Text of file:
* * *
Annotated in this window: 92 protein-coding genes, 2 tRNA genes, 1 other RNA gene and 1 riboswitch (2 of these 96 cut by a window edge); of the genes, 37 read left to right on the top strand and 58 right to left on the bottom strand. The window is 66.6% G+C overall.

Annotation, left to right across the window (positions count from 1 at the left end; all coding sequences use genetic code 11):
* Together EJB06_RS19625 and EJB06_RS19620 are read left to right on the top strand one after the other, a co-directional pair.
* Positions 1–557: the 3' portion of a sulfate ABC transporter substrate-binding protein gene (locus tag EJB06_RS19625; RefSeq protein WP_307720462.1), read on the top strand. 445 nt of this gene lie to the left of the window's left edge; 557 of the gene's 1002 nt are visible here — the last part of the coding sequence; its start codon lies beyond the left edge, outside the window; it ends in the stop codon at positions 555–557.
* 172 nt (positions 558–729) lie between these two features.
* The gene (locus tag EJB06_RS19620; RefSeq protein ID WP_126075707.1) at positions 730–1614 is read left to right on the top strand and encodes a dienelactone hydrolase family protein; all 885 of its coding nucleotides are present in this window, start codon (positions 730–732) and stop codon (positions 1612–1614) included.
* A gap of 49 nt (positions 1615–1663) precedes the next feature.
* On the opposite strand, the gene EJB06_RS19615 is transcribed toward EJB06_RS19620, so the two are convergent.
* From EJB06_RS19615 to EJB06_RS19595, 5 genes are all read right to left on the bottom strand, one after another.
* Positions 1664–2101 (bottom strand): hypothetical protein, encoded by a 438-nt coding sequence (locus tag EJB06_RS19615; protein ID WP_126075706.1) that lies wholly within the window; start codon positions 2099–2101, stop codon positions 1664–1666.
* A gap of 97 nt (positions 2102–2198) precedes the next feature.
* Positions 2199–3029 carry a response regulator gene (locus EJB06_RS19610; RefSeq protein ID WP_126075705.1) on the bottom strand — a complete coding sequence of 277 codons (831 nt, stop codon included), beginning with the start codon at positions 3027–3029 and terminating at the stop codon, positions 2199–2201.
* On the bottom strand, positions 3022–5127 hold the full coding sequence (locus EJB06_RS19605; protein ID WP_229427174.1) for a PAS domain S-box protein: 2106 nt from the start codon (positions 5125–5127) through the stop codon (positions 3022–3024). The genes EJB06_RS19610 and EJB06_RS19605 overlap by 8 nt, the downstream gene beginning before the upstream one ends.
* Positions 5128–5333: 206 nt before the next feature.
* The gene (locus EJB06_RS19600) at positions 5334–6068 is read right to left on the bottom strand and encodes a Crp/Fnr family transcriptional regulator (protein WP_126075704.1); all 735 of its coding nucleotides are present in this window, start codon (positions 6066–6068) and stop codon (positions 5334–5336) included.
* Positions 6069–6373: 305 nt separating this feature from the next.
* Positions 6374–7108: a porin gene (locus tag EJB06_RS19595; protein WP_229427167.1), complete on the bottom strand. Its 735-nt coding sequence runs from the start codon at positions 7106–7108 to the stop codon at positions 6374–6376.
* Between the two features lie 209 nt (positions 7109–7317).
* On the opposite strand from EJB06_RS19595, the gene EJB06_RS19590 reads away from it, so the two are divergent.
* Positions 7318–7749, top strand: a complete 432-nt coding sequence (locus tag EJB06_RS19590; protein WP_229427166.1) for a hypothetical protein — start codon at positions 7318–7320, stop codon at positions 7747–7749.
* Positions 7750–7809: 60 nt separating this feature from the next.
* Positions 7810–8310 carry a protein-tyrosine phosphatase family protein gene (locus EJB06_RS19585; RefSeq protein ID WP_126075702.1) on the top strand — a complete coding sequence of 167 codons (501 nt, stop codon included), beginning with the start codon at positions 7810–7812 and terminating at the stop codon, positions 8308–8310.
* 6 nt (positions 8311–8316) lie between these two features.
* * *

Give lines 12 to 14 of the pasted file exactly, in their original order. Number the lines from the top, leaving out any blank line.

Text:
* Positions 2199–3029 carry a response regulator gene (locus EJB06_RS19610; RefSeq protein ID WP_126075705.1) on the bottom strand — a complete coding sequence of 277 codons (831 nt, stop codon included), beginning with the start codon at positions 3027–3029 and terminating at the stop codon, positions 2199–2201.
* On the bottom strand, positions 3022–5127 hold the full coding sequence (locus EJB06_RS19605; protein ID WP_229427174.1) for a PAS domain S-box protein: 2106 nt from the start codon (positions 5125–5127) through the stop codon (positions 3022–3024). The genes EJB06_RS19610 and EJB06_RS19605 overlap by 8 nt, the downstream gene beginning before the upstream one ends.
* Positions 5128–5333: 206 nt before the next feature.